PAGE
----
Girlbomb: A Halfway Homeless Memoir
- By Janice Erlbaum
3.7/5 stars on Goodreads
This memoir is written about a young woman who leaves home at 15 years old to escape an increasingly dangerous home life in Brooklyn. But in her escape, she enters into a world of danger and drugs. Trying to get away from a mother who constantly lets her down, and an abusive step-father, Janice finds herself in a shelter for homeless young girls.
This is Janice Erlbaum’s first book and tells the story of a teenage girl who slips into a split life. She still goes to high school and even takes a lead role in the school’s spring musical. Meanwhile, she wanders the bars and clubs of New York City with her two best girlfriends, looking for drugs. It is a story of life on the streets, the bond between women, sex and discovering independence through all of it. The New York Post wrote-
“Erlbaum’s survival is hard-won, the journey rendered with page-turning intensity.”
One thing this story can remind us of is the impact of trauma on women with addictions. Janice Erlbaum went on to become a columnist for a publication called BUST. She penned several other books, including another memoir called “Have You Found Her: A Memoir” in 2008.
- Sarah Hepola
4/5 stars on Goodreads
This honest and hilarious memoir looks at her life as a woman who thrived off of a life of cocktail parties and dark bars. However, it came at the cost of chronic blackouts. As a strong and successful woman with a flourishing career, Sarah Hepola thought of alcohol as an expression of freedom. At one point she even calls it “the gasoline or adventure”. The memoir gives readers perspective on the pain and confusion of blackout drinking for women with addictions. But it does so with a sense of humor that makes it all the more endearing.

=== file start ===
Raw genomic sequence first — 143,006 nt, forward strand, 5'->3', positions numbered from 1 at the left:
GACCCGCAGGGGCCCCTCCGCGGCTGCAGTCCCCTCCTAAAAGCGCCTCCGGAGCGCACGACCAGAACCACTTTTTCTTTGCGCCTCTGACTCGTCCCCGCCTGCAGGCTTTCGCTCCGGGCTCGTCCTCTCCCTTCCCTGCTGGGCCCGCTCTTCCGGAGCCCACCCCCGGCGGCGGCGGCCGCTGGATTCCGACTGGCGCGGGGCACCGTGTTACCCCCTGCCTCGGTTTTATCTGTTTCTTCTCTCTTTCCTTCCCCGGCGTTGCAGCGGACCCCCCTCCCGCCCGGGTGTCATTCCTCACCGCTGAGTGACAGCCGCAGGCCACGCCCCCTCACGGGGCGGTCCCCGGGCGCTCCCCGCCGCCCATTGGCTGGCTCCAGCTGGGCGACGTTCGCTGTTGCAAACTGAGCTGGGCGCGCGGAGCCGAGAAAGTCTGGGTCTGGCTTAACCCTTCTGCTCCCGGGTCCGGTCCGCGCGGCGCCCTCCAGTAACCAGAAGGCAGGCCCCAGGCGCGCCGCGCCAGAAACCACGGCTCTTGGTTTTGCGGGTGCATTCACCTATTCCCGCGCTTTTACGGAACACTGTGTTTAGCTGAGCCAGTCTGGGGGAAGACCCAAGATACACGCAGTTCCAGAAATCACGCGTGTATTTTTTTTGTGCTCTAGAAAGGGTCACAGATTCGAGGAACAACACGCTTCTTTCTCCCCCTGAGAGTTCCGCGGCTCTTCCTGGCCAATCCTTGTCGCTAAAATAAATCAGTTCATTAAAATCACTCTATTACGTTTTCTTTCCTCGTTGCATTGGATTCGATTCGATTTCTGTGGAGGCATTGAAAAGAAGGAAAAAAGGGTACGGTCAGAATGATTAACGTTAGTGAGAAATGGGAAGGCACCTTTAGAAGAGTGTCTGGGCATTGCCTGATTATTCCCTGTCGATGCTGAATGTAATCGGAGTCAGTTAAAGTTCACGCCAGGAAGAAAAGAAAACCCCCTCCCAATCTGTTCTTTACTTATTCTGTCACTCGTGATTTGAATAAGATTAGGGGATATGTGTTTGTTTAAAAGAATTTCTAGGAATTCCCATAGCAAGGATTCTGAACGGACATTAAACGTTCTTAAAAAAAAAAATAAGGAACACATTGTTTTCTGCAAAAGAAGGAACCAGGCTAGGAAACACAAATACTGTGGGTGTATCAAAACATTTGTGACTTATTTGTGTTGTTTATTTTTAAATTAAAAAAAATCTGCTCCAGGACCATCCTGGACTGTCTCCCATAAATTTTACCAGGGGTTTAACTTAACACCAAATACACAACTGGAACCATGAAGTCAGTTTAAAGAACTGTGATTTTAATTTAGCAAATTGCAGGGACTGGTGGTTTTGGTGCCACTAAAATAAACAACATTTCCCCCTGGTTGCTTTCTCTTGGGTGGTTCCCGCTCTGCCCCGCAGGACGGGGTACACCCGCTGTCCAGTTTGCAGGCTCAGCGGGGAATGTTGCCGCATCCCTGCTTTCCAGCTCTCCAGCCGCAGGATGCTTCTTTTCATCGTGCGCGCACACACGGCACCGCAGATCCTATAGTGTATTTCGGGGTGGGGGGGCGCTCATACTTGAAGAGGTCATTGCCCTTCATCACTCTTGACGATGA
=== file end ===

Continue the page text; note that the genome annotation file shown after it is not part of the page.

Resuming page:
However, over time the blackouts and their consequences become overwhelming. The reader is gradually exposed to a detailed descent into alcoholism. “Black Out” takes you on the journey of recovery with Sarah as she rediscovers herself, and a creativity she had lost to her drinking.
“Black Out” builds a balance between comedy and calamity that allows the reader to feel the anguish of alcoholism. Then it lifts you up with a peek into a path of rebuilding one’s self.
Girl Walks Out of a Bar: A Memoir
- Lisa F. Smith
4.16/5 stars on Goodreads
The author of this engaging and compelling memoir is Lisa Smith. Smith was once a young lawyer at a prestigious law firm in New York City. In “Girl Walks Out of a Bar” we see how even from a place of success and prestige, alcoholism and drug addiction took over her life. It has been described as darkly comic and eye-opening. This story is a first-hand account of alcoholism and addiction, dressed up as a functional adult in a high-pressure workplace.
The story depicts a decade of alcohol and drug abuse, divorce, and her road to recovery. Smith honestly shares about her predisposition to depression and self-medication and gives the reader a vivid view of her battles with the obsession of alcoholic drinking.